Multi-site genetic analysis of diffusion images and voxelwise heritability analysis: A pilot project of the ENIGMA-DTI working group

Neda Jahanshad, Peter V. Kochunov, Emma Sprooten, René C. Mandl, Thomas E. Nichols, Laura Almasy, John Blangero, Rachel M. Brouwer, Joanne E. Curran, Greig I. de Zubicaray, Ravi Duggirala, Peter T. Fox, L. Elliot Hong, Bennett A. Landman, Nicholas G. Martin, Katie L. McMahon, Sarah E. Medland, Braxton D. Mitchell, Rene L. Olvera, Charles P. PetersonJohn M. Starr, Jessika E. Sussmann, Arthur W. Toga, Joanna M. Wardlaw, Margaret J. Wright, Hilleke E. Hulshoff Pol, Mark E. Bastin, Andrew M. McIntosh, Ian J. Deary, Paul M. Thompson, David C. Glahn

Research output: Contribution to journalArticlepeer-review

215 Scopus citations

Abstract

The ENIGMA (Enhancing NeuroImaging Genetics through Meta-Analysis) Consortium was set up to analyze brain measures and genotypes from multiple sites across the world to improve the power to detect genetic variants that influence the brain. Diffusion tensor imaging (DTI) yields quantitative measures sensitive to brain development and degeneration, and some common genetic variants may be associated with white matter integrity or connectivity. DTI measures, such as the fractional anisotropy (FA) of water diffusion, may be useful for identifying genetic variants that influence brain microstructure. However, genome-wide association studies (GWAS) require large populations to obtain sufficient power to detect and replicate significant effects, motivating a multi-site consortium effort. As part of an ENIGMA-DTI working group, we analyzed high-resolution FA images from multiple imaging sites across North America, Australia, and Europe, to address the challenge of harmonizing imaging data collected at multiple sites. Four hundred images of healthy adults aged 18-85 from four sites were used to create a template and corresponding skeletonized FA image as a common reference space. Using twin and pedigree samples of different ethnicities, we used our common template to evaluate the heritability of tract-derived FA measures. We show that our template is reliable for integrating multiple datasets by combining results through meta-analysis and unifying the data through exploratory mega-analyses. Our results may help prioritize regions of the FA map that are consistently influenced by additive genetic factors for future genetic discovery studies. Protocols and templates are publicly available at (http://enigma.loni.ucla.edu/ongoing/dti-working-group/).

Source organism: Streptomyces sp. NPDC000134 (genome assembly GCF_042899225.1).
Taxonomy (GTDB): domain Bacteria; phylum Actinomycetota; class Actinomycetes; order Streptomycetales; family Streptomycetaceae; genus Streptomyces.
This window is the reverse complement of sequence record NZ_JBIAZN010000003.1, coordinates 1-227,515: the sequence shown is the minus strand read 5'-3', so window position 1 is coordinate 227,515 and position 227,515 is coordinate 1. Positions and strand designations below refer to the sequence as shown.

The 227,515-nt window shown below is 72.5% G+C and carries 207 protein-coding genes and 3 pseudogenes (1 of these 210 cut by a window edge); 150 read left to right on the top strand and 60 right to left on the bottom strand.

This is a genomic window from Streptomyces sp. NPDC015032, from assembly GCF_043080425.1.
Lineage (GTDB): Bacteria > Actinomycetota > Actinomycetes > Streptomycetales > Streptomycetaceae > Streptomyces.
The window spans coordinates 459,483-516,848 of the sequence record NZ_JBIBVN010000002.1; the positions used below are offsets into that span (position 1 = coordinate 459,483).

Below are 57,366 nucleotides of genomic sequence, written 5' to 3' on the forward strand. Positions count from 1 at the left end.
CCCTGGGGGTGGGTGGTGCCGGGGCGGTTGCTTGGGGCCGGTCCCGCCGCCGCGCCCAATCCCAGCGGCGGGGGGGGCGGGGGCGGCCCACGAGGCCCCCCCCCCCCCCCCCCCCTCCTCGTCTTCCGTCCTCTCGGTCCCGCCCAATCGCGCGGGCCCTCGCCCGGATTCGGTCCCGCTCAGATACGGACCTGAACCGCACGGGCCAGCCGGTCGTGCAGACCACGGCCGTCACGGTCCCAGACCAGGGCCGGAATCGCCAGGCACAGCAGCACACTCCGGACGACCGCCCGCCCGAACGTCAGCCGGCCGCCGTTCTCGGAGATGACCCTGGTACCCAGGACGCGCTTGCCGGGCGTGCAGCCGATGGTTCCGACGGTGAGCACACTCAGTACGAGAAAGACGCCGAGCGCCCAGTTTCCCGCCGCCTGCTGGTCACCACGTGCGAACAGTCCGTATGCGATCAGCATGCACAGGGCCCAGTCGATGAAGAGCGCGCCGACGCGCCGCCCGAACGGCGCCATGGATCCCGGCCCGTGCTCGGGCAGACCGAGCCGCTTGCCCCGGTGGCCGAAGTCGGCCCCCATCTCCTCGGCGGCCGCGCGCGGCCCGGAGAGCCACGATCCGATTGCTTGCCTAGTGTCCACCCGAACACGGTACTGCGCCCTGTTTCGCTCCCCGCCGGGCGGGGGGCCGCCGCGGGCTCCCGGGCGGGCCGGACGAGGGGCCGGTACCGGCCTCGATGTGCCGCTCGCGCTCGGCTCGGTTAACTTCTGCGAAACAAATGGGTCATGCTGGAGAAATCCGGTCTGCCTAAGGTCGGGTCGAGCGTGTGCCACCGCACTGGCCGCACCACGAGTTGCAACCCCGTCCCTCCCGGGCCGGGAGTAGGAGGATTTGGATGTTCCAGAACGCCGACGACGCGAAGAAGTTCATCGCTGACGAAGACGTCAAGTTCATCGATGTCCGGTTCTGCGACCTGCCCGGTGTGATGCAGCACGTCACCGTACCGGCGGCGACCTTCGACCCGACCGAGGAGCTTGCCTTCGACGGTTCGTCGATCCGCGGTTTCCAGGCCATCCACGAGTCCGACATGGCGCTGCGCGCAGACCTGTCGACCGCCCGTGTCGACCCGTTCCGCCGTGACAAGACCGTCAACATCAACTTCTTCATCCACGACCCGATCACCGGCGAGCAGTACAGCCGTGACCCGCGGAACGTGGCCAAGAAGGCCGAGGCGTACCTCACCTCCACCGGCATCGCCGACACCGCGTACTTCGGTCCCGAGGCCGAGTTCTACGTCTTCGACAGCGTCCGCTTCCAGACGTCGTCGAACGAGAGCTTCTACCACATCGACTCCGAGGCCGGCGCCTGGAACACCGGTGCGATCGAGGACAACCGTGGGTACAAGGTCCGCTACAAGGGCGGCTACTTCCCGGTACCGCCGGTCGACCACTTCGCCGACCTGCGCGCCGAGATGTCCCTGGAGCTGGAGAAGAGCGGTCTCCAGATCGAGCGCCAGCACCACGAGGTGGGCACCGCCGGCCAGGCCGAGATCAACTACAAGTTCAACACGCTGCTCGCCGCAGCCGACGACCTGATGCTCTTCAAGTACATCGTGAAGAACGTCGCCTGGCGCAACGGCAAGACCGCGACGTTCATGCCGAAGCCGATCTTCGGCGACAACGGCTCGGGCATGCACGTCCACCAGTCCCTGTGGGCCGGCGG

Original languageEnglish (US)
Pages (from-to)455-469
Number of pages15
JournalNeuroImage
Volume81
DOIs
StatePublished - Nov 1 2013

Keywords

  • Diffusion Tensor Imaging (DTI)
  • Heritability
  • Imaging genetics
  • Meta-analysis
  • Multi-site
  • Reliability

ASJC Scopus subject areas

  • Neurology
  • Cognitive Neuroscience

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